II. THE REASON OF THIS PROHIBITION . The reason, is twofold.

1 . Because the love of the world excludes the love of God. "If any man love the world, the love of the Father is not in him." Man cannot love the holy Father and the unchristian world. These two affections cannot coexist in one heart. Either of them, by its very nature, excludes the other. And "the things that are in the world," the love of which is prohibited, are "not of the Father, but of the world." They do not proceed from him; they are utterly opposed to his character and will; and, therefore, affection to them cannot dwell in the heart that loves him. Sensuality and covetousness and vain-glory are irreconcilably opposed to love to God.

2 . Because the world and worldly things are transient. "The world passeth away, and the lust thereof." "The world" is still the unchristian world. It has in it no elements of permanence. The darkness of moral error and sin must recede before the onward march of the light of truth and holiness. The principles and words which oppose the Church of God are transient; they are passing away. Shall we set our hearts upon such fleeting things? And the lusts of the world are evanescent also. The gratifications of the flesh and. of the senses quickly cease. The things which many so eagerly desire and pursue, the pleasures and riches, the honours and vain shows of this world, are passing away like dreams of the night. And even the appetite for some of these things fails. The time comes when the desire for sensual gratifications ceases. Indulgence in the pleasures of the world tends to destroy the capacity for enjoying them. When that time comes, the man of the world, sated, wearied, disappointed, regards these things bitterly and cynically, finding that he has wasted heart and life upon them. Therefore let us not love them. But, on the other hand, "he that doeth the will of God abideth for ever." The doing of his will is the evidence and expression of our love to him. Here, as so frequently in the writings of St. John, we see the importance of action. It is not love in profession that is blessed, but love in practice. "If ye love me, ye will keep my commandments." It is not the creed that is commended, but the conduct. He who thus acts out his love to God abides for ever. He is connected with a stable order of things. He is vitally related to God himself, and is an heir of immortal and blessed life. He is now a participator in the life of Christ; and to all his disciples he gives the great assurance, "Because I live, ye shall live also."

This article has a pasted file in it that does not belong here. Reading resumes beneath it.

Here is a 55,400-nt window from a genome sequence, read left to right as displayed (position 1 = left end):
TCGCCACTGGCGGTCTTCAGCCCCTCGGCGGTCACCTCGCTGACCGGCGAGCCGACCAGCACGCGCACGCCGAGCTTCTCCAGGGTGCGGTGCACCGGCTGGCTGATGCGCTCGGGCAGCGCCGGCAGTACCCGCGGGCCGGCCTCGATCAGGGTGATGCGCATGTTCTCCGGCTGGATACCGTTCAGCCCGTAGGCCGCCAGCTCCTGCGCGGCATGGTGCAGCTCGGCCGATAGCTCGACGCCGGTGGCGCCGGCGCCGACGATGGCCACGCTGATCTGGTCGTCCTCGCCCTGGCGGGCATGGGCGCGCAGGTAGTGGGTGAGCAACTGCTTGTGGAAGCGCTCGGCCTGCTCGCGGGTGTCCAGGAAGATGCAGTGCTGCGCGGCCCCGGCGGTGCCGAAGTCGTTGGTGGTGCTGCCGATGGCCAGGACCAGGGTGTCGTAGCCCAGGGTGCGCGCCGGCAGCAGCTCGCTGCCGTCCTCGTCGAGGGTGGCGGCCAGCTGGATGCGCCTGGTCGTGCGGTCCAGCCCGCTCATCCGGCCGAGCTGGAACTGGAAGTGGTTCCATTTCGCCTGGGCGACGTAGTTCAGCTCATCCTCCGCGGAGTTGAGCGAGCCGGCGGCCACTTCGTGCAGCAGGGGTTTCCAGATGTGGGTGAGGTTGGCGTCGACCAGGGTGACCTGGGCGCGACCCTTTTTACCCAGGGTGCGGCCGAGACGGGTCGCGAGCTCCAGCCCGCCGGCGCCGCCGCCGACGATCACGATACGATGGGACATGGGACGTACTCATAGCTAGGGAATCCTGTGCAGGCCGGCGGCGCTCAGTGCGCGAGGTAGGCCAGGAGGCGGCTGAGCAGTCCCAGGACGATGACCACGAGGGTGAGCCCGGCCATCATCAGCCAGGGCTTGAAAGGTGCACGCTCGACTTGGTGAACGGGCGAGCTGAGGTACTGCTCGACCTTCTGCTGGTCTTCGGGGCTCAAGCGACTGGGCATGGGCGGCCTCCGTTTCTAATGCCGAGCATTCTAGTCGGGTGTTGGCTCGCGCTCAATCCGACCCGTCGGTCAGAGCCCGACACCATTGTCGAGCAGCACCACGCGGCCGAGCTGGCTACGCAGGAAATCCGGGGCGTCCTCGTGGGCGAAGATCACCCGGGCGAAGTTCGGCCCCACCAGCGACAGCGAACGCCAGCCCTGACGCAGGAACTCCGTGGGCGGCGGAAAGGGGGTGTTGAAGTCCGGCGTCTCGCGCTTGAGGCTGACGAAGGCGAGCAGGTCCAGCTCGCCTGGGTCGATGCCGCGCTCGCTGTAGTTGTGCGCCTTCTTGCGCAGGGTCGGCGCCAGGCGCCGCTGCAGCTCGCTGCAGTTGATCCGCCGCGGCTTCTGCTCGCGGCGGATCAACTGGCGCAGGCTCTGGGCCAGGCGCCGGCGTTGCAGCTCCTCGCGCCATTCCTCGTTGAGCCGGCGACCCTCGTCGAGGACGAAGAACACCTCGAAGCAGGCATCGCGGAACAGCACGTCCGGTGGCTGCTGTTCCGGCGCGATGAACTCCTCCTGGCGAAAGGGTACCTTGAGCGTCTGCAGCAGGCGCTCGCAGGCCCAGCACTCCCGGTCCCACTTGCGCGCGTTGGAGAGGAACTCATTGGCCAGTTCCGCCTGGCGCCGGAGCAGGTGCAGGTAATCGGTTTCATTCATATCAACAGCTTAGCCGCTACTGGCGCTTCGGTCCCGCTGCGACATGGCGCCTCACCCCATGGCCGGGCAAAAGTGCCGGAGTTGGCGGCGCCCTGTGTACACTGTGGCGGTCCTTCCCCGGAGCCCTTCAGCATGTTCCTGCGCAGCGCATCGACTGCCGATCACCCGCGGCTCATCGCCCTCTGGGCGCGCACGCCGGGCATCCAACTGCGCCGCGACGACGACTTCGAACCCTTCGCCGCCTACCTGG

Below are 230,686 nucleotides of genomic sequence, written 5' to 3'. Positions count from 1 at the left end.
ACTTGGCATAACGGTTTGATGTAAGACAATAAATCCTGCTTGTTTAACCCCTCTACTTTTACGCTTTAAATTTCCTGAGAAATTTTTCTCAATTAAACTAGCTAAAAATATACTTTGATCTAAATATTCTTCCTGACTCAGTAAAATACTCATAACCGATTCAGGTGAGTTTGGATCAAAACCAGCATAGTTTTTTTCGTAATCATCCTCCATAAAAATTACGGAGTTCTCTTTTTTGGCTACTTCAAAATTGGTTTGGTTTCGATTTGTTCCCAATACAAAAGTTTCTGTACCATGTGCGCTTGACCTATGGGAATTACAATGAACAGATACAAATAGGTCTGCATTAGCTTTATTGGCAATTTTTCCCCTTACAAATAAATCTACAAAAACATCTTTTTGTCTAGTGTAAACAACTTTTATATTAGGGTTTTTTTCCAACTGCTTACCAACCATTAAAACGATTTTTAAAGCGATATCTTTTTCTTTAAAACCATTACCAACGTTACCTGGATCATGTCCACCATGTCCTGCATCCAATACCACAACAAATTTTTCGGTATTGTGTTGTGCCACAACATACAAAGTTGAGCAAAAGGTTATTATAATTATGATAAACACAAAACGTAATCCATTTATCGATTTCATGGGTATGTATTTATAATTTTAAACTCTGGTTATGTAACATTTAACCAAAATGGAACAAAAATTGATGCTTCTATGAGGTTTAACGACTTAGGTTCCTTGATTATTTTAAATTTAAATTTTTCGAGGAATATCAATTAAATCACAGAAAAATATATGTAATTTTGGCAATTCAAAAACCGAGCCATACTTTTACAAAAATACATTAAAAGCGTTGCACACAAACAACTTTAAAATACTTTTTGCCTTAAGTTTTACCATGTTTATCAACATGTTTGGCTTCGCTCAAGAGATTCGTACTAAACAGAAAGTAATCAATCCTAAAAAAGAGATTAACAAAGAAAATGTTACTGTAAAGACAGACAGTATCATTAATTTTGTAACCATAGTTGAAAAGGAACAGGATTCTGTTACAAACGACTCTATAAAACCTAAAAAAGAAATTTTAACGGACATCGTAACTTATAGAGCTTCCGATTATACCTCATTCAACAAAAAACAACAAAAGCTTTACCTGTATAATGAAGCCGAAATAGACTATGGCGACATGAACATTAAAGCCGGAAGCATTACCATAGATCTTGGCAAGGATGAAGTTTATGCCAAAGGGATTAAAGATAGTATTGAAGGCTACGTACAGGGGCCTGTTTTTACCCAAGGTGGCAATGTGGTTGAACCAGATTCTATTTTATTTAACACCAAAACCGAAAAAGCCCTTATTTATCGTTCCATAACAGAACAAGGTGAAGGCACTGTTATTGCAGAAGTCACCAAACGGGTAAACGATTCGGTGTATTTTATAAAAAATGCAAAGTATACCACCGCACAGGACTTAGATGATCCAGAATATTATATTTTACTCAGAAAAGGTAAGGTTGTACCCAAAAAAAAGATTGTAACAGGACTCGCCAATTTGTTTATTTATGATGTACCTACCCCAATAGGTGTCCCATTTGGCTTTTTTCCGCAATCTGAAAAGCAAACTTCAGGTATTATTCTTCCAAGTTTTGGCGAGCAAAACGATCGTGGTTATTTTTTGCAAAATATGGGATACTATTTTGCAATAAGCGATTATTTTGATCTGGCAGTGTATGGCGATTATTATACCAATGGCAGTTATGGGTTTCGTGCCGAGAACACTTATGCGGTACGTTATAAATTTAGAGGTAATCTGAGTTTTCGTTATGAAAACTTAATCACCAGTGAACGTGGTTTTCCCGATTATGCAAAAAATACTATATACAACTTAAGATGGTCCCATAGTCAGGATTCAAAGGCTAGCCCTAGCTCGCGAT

By all these considerations let us not love the unchristian, unsatisfying, and perishing world; but through our Lord Jesus Christ, let us seek to love the Father with an ever-growing affection - W.J.

- The Pulpit Commentary

1 John 2:12-17 (1 John 2:12-17)

The great danger of Christians.


1 . First time,

2 . Seceded time.


1 . Worldliness forbidden. "Love not the world, neither the things that are in the world." We must connect with the world here the idea of that which is abnormal, or separated from God. But we are not to think of the morally corrupt world, the world that lieth in the evil one. We are to think of the world of created good as apart from God; for it is represented as passing away. What, then, is to be our feeling, the feeling of all Christians—for there is now no distinction of old and young—or rather, what is not to be our feeling with regard to the world? The feeling which is most peremptorily vetoed is that of love. Some would say, "Love not the world too much;" what the writer of this Epistle says is, "Love it not at all." Nay, he is yet more explicit. With regard to the various things which constitute the world, as though each passed before him in succession, he says, with the same peremptoriness, "Love them not at all."

2 . Worldliness incompatible with love to God. "If any man love the world, the love of the Father is not in him." Earthly things, such as a living, money, art, office, may be sought legitimately and worthily in connection with God. But when they are sought as complete, as ends in themselves, they become rivals to God, and love to them can only be cherished at the expense of love to God. Love to the world and love to the Father (who adopts us in Christ) are so contrary that one heart cannot contain them both.